James Loewen; "A Message for Parents-To-Be from Dr. George Denniston; YouTube; February 4, 2018
 Amy Tuteur; "Why is American Home Birth So Dangerous?" New York Times; April 30, 2016
 "Phimosis & Balanitis"; Doctors Opposing Circumcision
 K.R. Shanker and A.M.K. Rickwood; "The incidence of phimosis in boys"; BJU International; 1999  Ida Sneppen and Jørgen Thorup; "Foreskin Morbidity in Uncircumcised Males"; Pediatrics; May 2016
 "Does my son really need a circumcision to treat a foreskin infection?"; Doctors Opposing Circumcision
 "What if my son gets a urinary tract infection?"; Doctors Opposing Circumcision
 "Circumcision and urinary tract infections"; Children's Hospital of Orange County; June 19, 2015  EJ Schoen et al; "Newborn circumcision decreases incidence and costs of urinary tract infections during the first year of life"; Pediatrics; April 2000. "Newborn circumcision results in a 9. 1-fold decrease in incidence of UTI during the first year of life."
 D Singh-Grewal et al; "Circumcision for the prevention of urinary tract infection in boys: a systematic review of randomised trials and observational studies"; Acute paediatrics; May 12, 2005. "The odds of UTI in circumcised boys are about 0.1 when compared with uncircumcised boys. This represents a reduction in odds of nearly 90%."
 Michael L. Eisenberg et al; "The Relationship between Neonatal Circumcision, Urinary Tract Infection, and Health"; The World Journal of Men's Health; March 2018. "Importantly, no difference in the rate of UTI was identified in the first two weeks of life. However, up to 2 years of age, uncircumcised boys had a higher rate of UTIs compared to circumcised boys (2.68 per 100 person-years vs. 0.59 per 100 person-years)."
 Debora MacKenzie; "UTIs could soon be life-threatening without new antibiotics"; New Scientist: February 20, 2017
 Also see Matt Richtel; "Urinary Tract Infections Affect Millions. The Cures Are Faltering"; New York Times; July 13, 2019
 Eran Elhaik; "Adversarial childhood events are associated with Sudden Infant Death Syndrome (SIDS): an ecological study"; University of Sheffield; June 7, 2018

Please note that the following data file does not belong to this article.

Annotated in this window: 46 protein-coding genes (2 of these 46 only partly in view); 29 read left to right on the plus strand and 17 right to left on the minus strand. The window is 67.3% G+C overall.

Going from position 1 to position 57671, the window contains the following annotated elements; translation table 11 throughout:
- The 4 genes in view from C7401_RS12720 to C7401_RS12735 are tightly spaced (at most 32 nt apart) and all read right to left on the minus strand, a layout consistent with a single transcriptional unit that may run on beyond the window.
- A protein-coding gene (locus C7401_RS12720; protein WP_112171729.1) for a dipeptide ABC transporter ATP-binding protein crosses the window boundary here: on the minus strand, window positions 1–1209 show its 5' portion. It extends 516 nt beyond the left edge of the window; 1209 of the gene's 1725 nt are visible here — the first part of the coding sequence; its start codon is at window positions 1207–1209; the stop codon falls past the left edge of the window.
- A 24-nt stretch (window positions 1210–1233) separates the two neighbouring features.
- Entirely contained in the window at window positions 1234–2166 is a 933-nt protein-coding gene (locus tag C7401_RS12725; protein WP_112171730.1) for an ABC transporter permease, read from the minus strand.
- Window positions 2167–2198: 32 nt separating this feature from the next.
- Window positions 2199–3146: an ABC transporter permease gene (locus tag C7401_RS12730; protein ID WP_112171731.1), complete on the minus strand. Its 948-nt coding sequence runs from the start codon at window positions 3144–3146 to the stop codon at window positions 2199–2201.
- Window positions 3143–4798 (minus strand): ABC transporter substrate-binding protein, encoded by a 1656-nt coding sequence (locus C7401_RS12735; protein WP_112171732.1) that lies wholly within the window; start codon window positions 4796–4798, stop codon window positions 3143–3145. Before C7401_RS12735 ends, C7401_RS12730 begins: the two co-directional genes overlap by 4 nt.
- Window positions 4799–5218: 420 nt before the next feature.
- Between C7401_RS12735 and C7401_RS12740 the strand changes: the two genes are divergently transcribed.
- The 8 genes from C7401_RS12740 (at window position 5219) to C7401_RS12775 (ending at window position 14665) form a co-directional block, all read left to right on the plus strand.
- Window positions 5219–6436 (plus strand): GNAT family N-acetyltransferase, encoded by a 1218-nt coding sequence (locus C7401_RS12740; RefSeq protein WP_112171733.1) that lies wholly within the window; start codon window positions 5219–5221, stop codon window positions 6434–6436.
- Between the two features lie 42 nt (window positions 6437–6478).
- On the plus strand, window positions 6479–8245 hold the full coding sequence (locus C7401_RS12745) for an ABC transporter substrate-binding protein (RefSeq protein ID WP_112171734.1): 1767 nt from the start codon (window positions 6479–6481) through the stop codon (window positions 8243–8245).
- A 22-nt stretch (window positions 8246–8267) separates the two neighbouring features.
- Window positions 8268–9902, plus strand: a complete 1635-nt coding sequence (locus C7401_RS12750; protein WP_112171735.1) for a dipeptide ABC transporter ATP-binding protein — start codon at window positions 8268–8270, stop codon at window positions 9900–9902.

"Circumcising babies increases risk of cot death, contested new study suggests"; Jewish Telegraphic Agency; August 17, 2018
 Andrew Gross; "Does circumcision cause SIDS? A point-by-point response to Eran Elhaik’s study"; Circumcision Choice; August 30, 2018
 "Sexually Transmitted Infections (STIs)"; Doctors Opposing Circumcion
 In the classic fairy tale Peter Pan was the boy who never grew up. The Peter Pan fallacy assumes that a population - in this case infant boys - will remain static and never change. Moreover children can be sexually active long before they reach the age that DOC would allow a male to choose circumcision. Masturbation is quite common as early as age 5 or 6. And the U.S. Centers for Disease Control has estimated that 55% of American teens are sexually active before age 18.
 Stephen Moreton; "Doctors Opposing Circumcision lie about HIV"; CircFacts.org; January 31, 2021
 Kristen O'Hara and Jeffrey O'Hara; "The effect of male circumcision on the sexual enjoyment of the female partner"; BJU International; January 1999
 Andrew Gross; "Sex as the researcher intended it"; Circumcision Choice; April 14, 2018
 Jennifer A Bossio et al; “You either have it or you don’t: The impact of male circumcision status on sexual partners”; Canadian Journal of Human Sexuality; 2015
 Shen Z, et al; "Erectile function evaluation after adult circumcision; Zhonghua Nan Ke Xue; 2004
 Nor can the study, of patients who were diagnosed with erectile dysfunction prior to the procedure, tell us about possible effects of elective circumcision for healthy adult men. A study of more than 2,700 African men found that “adult male circumcision was not associated with sexual dysfunction. Circumcised men reported increased penile sensitivity and enhanced ease of reaching orgasm." J.N. Krieger, et al; "Adult Male Circumcision: Effects on Sexual Function and Sexual Satisfaction in Kisumu Kenya"; Journal of Sexual Medicine; 2008
 Donald R Taves; “The intromission function of the foreskin”; Medical Hypotheses, pp 180-182; August 2002. George Denniston previously cited this study to show that "circumcision has been shown to increase the difficulty of penetration."
 Andrew Gross; "The Styrofoam Vagina"; Circumcision Choice; May 30, 2019
 "The Psychological Impact of Circumcision"; Doctors Opposing Circumcision
 Andrew Gross; "Does circumcision cause psychological damage?" Circumcision Choice; February 7, 2019
 "Summary of Public Comments and CDC Responses to Public Comments for Information for Providers to Share with Male Patients and Parents Regarding Male Circumcision and the Prevention of HIV infection, Sexually Transmitted Infections, and other Health Outcomes"; U.S. Centers for Disease Control and Prevention; August, 2018
 Morten Frisch and Jacob Simonsen, “Ritual circumcision and risk of autism spectrum disorder in 0- to 9-year-old boys: national cohort study in Denmark”; Journal of the Royal Society of Medicine; January 8, 2015
 Also see Ava Neyer; “The problem with articles on autism risks and how to evaluate studies. Or why circumcision is unlikely to increase rates of autism”; The Chimerical Capuchin; January 10, 2015  Niall McCarthy; "America's Most & Least Trusted Professions"; Forbes; January 11, 2019
 Torie Clarke; "Lipstick on a Pig: Winning In the No-Spin Era by Someone Who Knows the Game"; Simon and Schuster; 2006